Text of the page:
"There is a lot missing," says Pamela Gerosa, head of the Che Guevara Latin American Studies Center (CELChe) in Rosario. "Some things are lost and others couldn't be restored. Guevara also took many pictures when he was in the jungle during the Cuban revolution, and those we don't have."

CELChe helped curate the exhibition in coordination with the late revolutionary's older son, Camilo Guevara March, who agreed it should be displayed at Rosario's Center for Contemporay Expression (CEC).

Because the photos are originals, organizers have asked the public not to take pictures of them close up. The Che Guevara Center in Havana, for its part, has asked organizers in Rosario to ensure none would be reproduced.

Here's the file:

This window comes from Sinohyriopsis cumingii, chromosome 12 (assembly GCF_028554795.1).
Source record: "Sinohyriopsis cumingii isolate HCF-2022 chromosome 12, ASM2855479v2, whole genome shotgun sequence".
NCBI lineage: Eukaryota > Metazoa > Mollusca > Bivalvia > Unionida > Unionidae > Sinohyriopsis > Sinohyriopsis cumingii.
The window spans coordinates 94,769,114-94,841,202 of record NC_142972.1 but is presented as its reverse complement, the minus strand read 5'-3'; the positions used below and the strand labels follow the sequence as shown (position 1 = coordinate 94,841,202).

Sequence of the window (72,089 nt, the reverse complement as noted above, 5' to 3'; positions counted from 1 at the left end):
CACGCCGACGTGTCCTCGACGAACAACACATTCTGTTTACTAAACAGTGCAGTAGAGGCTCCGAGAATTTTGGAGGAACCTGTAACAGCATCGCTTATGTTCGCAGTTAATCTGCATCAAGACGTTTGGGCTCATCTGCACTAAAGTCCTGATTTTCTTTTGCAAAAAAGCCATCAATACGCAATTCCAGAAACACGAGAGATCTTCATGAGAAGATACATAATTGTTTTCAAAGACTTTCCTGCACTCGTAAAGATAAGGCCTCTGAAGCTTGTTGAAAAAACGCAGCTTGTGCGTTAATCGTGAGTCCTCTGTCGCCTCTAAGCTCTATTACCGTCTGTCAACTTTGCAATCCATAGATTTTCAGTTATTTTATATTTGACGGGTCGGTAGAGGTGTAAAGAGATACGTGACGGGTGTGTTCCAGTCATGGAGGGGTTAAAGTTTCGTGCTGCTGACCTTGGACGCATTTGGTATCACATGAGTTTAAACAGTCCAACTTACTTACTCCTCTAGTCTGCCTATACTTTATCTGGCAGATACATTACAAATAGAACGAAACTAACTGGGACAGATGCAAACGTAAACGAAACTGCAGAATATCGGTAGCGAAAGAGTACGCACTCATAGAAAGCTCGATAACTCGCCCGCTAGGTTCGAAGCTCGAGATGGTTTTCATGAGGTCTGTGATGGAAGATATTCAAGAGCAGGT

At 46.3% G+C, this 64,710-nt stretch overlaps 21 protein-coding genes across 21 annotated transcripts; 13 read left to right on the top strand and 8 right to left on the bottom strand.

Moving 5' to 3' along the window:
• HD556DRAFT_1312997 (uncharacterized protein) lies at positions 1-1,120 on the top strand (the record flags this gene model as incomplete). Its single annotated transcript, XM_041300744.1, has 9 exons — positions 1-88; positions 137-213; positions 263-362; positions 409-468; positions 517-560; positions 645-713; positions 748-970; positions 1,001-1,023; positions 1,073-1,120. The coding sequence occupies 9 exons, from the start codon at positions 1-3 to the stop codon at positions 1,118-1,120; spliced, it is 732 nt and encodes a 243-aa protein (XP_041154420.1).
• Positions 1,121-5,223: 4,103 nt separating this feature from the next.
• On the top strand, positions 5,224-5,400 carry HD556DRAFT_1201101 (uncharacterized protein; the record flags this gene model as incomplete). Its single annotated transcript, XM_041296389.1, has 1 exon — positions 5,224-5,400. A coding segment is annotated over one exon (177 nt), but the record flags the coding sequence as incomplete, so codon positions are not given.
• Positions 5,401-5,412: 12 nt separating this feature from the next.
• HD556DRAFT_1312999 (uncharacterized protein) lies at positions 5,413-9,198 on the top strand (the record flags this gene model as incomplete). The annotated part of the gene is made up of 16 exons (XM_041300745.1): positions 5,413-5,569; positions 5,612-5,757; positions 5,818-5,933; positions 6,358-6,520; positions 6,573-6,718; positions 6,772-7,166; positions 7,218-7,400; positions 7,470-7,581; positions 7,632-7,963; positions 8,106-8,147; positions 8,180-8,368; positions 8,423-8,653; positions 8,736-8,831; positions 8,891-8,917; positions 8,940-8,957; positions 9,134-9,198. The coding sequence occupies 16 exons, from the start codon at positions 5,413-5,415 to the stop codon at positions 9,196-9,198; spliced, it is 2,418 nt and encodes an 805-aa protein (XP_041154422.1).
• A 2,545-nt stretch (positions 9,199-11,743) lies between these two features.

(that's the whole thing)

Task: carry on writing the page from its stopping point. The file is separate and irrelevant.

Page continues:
A rare photograph of Che Guevara taking a photograph – Photo: VW Pics

One picture Che took of himself in Bolivia, shown in the self-portraits section, reveals an aged and altered face bearing little resemblance to the youthful adventurer the world recalls, or even the political leader who passed through Uruguay in the early 1960s. CELChe says Guevara himself contributed to his family's archive, sending them photos from Havana as documents for a first part of his biography.

Over a decade, Che photographed landscapes ranging from Mayan ruins in Guatemala and Mexico, to temples in South-East Asia, the Tagus river in Spain and scenes in Egypt, India and Japan. Most of his Cuban pictures date from after Castro's victory, though few show his role there in that period. Rosario is now one of several repositories in the world of documents on Che Guevara, which are in turn part of UNESCO's Memory of the World Register.